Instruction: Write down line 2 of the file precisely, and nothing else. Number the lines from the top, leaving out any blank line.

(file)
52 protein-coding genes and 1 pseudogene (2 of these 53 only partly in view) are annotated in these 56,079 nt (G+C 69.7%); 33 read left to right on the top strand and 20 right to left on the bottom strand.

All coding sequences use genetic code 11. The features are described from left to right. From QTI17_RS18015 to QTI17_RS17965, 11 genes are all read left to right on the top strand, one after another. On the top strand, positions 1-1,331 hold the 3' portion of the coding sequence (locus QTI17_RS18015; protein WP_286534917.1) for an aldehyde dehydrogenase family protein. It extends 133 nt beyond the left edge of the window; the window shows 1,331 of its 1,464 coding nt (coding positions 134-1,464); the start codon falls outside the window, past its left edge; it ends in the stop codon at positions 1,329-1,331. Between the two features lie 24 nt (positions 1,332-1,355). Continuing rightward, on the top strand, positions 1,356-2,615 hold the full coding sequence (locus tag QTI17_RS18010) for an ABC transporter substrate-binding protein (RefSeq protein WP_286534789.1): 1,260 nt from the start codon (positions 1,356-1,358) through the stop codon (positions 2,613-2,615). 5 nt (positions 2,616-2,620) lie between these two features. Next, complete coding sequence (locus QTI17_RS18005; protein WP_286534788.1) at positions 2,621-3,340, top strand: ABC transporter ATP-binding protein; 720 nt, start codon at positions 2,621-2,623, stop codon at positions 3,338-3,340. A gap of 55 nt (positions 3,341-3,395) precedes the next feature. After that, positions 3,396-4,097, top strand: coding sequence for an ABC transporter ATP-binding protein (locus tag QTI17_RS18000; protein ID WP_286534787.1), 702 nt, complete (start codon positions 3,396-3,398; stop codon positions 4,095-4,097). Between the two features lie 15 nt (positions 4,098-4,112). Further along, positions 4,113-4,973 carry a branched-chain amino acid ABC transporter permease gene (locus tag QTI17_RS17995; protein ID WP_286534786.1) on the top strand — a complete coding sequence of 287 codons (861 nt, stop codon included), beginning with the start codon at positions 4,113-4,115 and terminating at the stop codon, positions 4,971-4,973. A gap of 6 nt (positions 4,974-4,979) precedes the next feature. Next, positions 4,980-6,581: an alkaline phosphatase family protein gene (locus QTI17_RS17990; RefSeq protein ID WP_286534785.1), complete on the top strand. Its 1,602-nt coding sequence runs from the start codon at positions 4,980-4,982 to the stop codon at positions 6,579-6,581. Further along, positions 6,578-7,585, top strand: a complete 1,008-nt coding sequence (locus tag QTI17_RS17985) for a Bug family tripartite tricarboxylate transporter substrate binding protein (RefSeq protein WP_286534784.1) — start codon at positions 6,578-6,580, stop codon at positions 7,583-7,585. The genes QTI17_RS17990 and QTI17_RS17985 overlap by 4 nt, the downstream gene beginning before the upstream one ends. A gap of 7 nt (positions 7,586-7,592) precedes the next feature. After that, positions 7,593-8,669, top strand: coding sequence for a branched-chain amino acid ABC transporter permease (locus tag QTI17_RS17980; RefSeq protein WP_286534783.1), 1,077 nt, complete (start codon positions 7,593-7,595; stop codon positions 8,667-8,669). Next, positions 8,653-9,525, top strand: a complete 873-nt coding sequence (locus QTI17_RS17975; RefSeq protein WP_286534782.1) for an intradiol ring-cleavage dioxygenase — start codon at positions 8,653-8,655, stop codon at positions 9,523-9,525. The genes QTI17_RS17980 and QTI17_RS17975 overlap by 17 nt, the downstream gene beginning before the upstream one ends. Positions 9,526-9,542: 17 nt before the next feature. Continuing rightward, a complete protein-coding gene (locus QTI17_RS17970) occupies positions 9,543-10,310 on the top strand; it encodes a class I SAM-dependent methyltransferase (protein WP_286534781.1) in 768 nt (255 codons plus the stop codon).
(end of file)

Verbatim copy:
All coding sequences use genetic code 11. The features are described from left to right. From QTI17_RS18015 to QTI17_RS17965, 11 genes are all read left to right on the top strand, one after another. On the top strand, positions 1-1,331 hold the 3' portion of the coding sequence (locus QTI17_RS18015; protein WP_286534917.1) for an aldehyde dehydrogenase family protein. It extends 133 nt beyond the left edge of the window; the window shows 1,331 of its 1,464 coding nt (coding positions 134-1,464); the start codon falls outside the window, past its left edge; it ends in the stop codon at positions 1,329-1,331. Between the two features lie 24 nt (positions 1,332-1,355). Continuing rightward, on the top strand, positions 1,356-2,615 hold the full coding sequence (locus tag QTI17_RS18010) for an ABC transporter substrate-binding protein (RefSeq protein WP_286534789.1): 1,260 nt from the start codon (positions 1,356-1,358) through the stop codon (positions 2,613-2,615). 5 nt (positions 2,616-2,620) lie between these two features. Next, complete coding sequence (locus QTI17_RS18005; protein WP_286534788.1) at positions 2,621-3,340, top strand: ABC transporter ATP-binding protein; 720 nt, start codon at positions 2,621-2,623, stop codon at positions 3,338-3,340. A gap of 55 nt (positions 3,341-3,395) precedes the next feature. After that, positions 3,396-4,097, top strand: coding sequence for an ABC transporter ATP-binding protein (locus tag QTI17_RS18000; protein ID WP_286534787.1), 702 nt, complete (start codon positions 3,396-3,398; stop codon positions 4,095-4,097). Between the two features lie 15 nt (positions 4,098-4,112). Further along, positions 4,113-4,973 carry a branched-chain amino acid ABC transporter permease gene (locus tag QTI17_RS17995; protein ID WP_286534786.1) on the top strand — a complete coding sequence of 287 codons (861 nt, stop codon included), beginning with the start codon at positions 4,113-4,115 and terminating at the stop codon, positions 4,971-4,973. A gap of 6 nt (positions 4,974-4,979) precedes the next feature. Next, positions 4,980-6,581: an alkaline phosphatase family protein gene (locus QTI17_RS17990; RefSeq protein ID WP_286534785.1), complete on the top strand. Its 1,602-nt coding sequence runs from the start codon at positions 4,980-4,982 to the stop codon at positions 6,579-6,581. Further along, positions 6,578-7,585, top strand: a complete 1,008-nt coding sequence (locus tag QTI17_RS17985) for a Bug family tripartite tricarboxylate transporter substrate binding protein (RefSeq protein WP_286534784.1) — start codon at positions 6,578-6,580, stop codon at positions 7,583-7,585. The genes QTI17_RS17990 and QTI17_RS17985 overlap by 4 nt, the downstream gene beginning before the upstream one ends. A gap of 7 nt (positions 7,586-7,592) precedes the next feature. After that, positions 7,593-8,669, top strand: coding sequence for a branched-chain amino acid ABC transporter permease (locus tag QTI17_RS17980; RefSeq protein WP_286534783.1), 1,077 nt, complete (start codon positions 7,593-7,595; stop codon positions 8,667-8,669). Next, positions 8,653-9,525, top strand: a complete 873-nt coding sequence (locus QTI17_RS17975; RefSeq protein WP_286534782.1) for an intradiol ring-cleavage dioxygenase — start codon at positions 8,653-8,655, stop codon at positions 9,523-9,525. The genes QTI17_RS17980 and QTI17_RS17975 overlap by 17 nt, the downstream gene beginning before the upstream one ends. Positions 9,526-9,542: 17 nt before the next feature. Continuing rightward, a complete protein-coding gene (locus QTI17_RS17970) occupies positions 9,543-10,310 on the top strand; it encodes a class I SAM-dependent methyltransferase (protein WP_286534781.1) in 768 nt (255 codons plus the stop codon).